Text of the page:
A Second-to-Die Policy for Couples

If you're married or in a serious relationship, a second-to-die policy could be worth considering. These policies insure two persons. The policy doesn't pay a death benefit until both individuals have passed away. For the same cost, such coverage provides a larger death benefit than a policy on only one person's life. The insurance company does so because the joint life expectancy of two persons is longer than that of one. The insurer might also be more accepting of health issues when you buy as a couple.

Guaranteed Issue Policies

If you have serious health issues, you might consider guaranteed issue policies, which come with limited underwriting. In exchange, they charge higher premiums and have limits around when they pay out, such as not covering death within three years of signing up. It's important to note that the death benefits for these policies are generally smaller, typically up to $25,000.3

Term Life

This is temporary coverage. These policies have a set expiration date, such as five years or 20 years. Since term policies eventually expire, they usually don't make sense as long-term inheritance strategies. There's often too much risk you'll outlive the term and therefore won't leave your beneficiaries anything from the insurance.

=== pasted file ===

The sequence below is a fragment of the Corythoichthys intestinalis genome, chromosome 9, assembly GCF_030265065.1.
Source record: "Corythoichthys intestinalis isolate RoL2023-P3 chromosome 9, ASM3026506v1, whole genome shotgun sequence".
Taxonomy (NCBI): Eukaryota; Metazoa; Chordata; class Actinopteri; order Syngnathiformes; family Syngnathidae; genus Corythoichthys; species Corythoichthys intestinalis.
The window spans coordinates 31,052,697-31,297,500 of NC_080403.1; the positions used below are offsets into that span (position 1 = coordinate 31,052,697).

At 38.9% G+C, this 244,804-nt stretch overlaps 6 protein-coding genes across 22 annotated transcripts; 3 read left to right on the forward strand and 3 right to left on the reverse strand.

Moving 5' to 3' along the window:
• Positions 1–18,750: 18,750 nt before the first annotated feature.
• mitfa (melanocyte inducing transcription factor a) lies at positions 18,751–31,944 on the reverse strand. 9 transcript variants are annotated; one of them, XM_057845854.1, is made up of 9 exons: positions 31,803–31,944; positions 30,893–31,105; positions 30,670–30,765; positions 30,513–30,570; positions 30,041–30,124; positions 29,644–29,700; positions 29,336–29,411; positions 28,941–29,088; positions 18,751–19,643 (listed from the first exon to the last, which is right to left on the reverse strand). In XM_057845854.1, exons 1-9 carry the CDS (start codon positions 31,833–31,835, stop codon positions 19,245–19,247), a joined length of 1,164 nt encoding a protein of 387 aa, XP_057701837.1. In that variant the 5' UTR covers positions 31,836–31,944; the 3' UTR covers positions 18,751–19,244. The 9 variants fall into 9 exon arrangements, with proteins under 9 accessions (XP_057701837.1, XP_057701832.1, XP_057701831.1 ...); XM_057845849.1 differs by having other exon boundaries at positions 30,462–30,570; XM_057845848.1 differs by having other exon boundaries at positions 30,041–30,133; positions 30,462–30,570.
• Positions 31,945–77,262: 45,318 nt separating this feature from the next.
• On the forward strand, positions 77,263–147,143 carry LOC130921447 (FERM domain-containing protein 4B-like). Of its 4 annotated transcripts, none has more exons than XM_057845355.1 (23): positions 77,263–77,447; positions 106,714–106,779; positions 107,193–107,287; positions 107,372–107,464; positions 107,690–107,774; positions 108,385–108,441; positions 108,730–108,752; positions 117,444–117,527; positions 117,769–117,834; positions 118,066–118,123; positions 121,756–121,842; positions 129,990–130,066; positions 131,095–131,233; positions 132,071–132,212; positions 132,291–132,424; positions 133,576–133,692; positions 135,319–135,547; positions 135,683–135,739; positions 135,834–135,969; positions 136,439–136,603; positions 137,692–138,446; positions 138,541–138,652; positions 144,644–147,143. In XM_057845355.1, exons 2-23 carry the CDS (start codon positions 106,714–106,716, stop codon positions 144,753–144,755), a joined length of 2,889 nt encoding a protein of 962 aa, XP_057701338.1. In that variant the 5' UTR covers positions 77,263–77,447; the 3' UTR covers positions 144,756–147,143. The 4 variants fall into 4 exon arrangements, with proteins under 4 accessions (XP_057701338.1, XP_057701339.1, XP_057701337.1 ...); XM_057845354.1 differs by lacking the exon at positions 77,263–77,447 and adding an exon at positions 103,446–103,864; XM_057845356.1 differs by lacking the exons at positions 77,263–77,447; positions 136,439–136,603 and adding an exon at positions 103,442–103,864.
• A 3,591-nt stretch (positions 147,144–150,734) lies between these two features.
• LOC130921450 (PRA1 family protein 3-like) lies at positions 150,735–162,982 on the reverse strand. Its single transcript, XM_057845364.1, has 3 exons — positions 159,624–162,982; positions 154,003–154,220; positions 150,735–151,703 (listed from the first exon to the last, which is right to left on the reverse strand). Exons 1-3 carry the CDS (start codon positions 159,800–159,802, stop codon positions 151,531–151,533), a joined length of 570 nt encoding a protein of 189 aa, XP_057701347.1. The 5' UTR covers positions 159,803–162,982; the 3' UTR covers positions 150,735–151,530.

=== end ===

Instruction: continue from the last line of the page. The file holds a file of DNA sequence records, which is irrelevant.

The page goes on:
4 Life Insurance Inheritance Strategies

As you can see, the options abound for purchasing a life insurance policy with the intention of transferring wealth to younger generations. When considering your individual needs and desires, there are a few important actions to take. Here are four strategies that can potentially help set you up for success.

1. Understand the Tax Rules for Cash Value

If your life insurance policy has cash value, you can withdraw up to what you paid in premiums generally tax-free. The IRS taxes any withdrawals over this amount as income. However, if you pay too much in premiums during the early years, according to formulas from the IRS, the policy turns into an MEC.

Your insurer can tell you when you sign up whether you're creating a MEC. Single-premium policies are generally always MECs. If maintaining access to your cash value while alive is a priority, work with your insurer to design a policy that would allow it.

2. Discuss Your Plan With Other Family Members

Your decisions for life insurance and generational wealth transfer will influence the long-term finances of your family members. Accordingly, they could be interested in maximizing this future benefit for themselves. For example, they may offer to pay part of the premium so you could afford a larger policy.